International Human Rights and Humanitarian Law

International Human Rights and Humanitarian Law

International Human Rights and Humanitarian Law

International Human Rights and Humanitarian Law

Synopsis

How do international human rights and humanitarian law protect vulnerable individuals during peace and war? Provost analyzes systemic similarities and differences between the two to examine how they are each designed to achieve their specific goals. He describes the dynamics of human rights and humanitarian law, revealing that each performs a task for which it is better suited than the other, and that the fundamentals of each field remain partly incompatible. He covers all relevant materials from the UN, ICTY, ICTR, and regional organizations in Europe, Africa and Latin America.

Excerpt

Armed conflict and massive violations of fundamental human rights continue to elude the efforts of the international community to prevent them. The shortcomings of international law are more strikingly illustrated with every crisis. Even genocide, the most intolerable assault on humanity, so far has proven impossible to stamp out. To most people, and probably to most jurists, international law appears not merely ill-equipped but broadly impotent in its ability to provide concrete solutions to these blatant violations. While international lawyers may not subscribe completely to this assessment, a real unease must accompany an analysis of theoretical constructs which are supposed to provide solutions to these intractable problems. Clearly, human rights and humanitarian law do not offer easy answers as to how to prevent infringements of the basic dignity and integrity of all people in times of war and peace. They represent rational attempts to articulate standards which ideally will become universally accepted and guide the international community in its evaluation of, and reaction to, such violations.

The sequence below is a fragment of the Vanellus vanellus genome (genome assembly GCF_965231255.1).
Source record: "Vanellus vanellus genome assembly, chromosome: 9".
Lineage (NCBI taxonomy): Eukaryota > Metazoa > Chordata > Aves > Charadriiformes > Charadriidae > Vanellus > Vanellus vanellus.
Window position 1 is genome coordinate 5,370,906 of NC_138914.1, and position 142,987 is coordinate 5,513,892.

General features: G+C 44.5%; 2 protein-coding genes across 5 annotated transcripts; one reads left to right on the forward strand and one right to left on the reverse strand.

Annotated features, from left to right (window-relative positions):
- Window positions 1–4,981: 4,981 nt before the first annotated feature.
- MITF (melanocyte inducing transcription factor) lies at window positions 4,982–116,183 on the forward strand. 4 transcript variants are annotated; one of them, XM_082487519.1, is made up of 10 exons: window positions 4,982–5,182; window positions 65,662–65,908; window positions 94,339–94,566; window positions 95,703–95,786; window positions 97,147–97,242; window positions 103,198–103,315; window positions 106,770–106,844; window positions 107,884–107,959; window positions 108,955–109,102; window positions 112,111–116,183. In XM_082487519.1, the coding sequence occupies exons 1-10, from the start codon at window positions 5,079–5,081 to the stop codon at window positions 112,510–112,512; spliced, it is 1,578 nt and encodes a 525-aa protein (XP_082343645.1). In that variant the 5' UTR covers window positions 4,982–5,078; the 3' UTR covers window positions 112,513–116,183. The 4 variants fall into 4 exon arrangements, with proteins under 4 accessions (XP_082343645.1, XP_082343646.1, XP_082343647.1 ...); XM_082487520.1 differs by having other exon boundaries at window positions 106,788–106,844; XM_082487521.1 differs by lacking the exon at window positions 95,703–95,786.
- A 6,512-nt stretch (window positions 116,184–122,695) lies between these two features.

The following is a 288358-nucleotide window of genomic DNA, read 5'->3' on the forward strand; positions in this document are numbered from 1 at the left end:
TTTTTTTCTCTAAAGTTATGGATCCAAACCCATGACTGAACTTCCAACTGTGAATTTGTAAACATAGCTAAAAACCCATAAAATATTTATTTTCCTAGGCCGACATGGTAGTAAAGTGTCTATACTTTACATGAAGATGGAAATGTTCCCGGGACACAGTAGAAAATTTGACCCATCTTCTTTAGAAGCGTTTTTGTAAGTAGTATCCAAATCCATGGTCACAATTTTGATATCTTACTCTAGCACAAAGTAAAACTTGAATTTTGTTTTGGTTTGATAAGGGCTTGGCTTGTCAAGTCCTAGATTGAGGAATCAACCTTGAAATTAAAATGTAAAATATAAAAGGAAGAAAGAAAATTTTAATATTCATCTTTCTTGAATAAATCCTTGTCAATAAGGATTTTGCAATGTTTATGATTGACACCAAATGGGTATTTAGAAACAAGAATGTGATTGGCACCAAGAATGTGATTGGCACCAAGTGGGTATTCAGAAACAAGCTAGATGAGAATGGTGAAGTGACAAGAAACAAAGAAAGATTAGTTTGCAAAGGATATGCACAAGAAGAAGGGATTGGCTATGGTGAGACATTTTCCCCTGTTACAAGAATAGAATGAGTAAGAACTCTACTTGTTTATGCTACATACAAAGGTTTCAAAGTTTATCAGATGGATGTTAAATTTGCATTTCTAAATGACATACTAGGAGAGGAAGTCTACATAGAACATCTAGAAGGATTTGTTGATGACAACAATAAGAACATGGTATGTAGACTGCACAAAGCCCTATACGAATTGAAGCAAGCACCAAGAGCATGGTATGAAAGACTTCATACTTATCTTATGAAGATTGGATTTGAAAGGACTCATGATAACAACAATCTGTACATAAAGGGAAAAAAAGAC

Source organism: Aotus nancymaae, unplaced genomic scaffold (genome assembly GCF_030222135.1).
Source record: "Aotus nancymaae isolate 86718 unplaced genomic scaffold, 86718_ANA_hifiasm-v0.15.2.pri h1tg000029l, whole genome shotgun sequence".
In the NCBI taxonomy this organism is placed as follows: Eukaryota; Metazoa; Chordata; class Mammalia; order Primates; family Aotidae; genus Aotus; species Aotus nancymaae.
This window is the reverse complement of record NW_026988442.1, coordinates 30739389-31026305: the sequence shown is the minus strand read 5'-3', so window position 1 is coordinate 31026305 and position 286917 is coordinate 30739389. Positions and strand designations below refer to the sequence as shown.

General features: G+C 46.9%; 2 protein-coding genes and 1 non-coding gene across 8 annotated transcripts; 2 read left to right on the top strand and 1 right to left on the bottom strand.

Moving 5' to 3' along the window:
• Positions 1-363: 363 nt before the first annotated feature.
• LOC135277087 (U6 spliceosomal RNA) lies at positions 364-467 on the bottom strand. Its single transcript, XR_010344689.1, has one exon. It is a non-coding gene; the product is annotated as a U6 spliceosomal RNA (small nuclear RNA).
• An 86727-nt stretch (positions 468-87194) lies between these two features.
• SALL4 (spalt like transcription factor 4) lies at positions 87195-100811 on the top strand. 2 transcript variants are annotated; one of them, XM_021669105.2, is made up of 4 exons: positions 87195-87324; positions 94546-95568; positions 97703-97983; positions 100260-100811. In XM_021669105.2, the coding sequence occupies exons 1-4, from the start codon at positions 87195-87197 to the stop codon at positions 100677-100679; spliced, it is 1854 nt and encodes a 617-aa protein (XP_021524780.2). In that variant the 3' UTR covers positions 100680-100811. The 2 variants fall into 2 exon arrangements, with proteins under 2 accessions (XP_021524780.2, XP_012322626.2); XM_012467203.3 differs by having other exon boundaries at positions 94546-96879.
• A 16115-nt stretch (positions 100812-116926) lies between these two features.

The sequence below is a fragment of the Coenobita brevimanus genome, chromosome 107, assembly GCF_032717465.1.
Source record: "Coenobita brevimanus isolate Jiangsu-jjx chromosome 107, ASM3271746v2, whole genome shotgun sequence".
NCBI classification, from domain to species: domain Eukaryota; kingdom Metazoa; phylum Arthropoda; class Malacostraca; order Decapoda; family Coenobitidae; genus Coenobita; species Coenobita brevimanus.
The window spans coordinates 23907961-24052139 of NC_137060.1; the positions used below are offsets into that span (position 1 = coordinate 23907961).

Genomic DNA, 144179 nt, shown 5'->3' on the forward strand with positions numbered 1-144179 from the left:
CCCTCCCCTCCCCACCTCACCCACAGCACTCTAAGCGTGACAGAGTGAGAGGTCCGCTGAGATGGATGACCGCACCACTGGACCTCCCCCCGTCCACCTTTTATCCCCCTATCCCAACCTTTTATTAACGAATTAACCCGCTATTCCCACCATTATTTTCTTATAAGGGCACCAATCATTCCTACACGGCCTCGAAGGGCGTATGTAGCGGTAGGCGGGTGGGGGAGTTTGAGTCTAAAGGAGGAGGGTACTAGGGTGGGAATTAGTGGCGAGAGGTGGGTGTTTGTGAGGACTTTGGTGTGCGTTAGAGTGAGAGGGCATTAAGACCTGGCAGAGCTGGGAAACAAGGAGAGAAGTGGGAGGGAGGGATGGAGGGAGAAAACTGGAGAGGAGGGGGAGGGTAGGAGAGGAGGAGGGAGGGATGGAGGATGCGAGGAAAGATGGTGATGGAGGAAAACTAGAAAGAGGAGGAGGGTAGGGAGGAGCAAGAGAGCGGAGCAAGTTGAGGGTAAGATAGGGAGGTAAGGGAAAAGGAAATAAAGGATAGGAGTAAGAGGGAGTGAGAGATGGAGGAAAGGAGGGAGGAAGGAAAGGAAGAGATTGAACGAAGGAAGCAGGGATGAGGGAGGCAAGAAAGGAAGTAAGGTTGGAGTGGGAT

The international community has succeeded in building a consensus on a large number of standards in the fields of human rights and humanitarian law. We now have a thick code of rules at our disposal, although it clearly does not address every situation nor cover every region. Those rules will be called upon to evolve as the challenges facing the international community take on new shapes. Indeed the adoption of the Statute of the International Criminal Court and the growing jurisprudence of the International Criminal Tribunals for former Yugoslavia and Rwanda, for example, are signals of the speed at which some segments of international law are changing. But adding new rules and creating new institutions, even if they are accepted by a large number of states, does not in itself provide relief to individuals . . .

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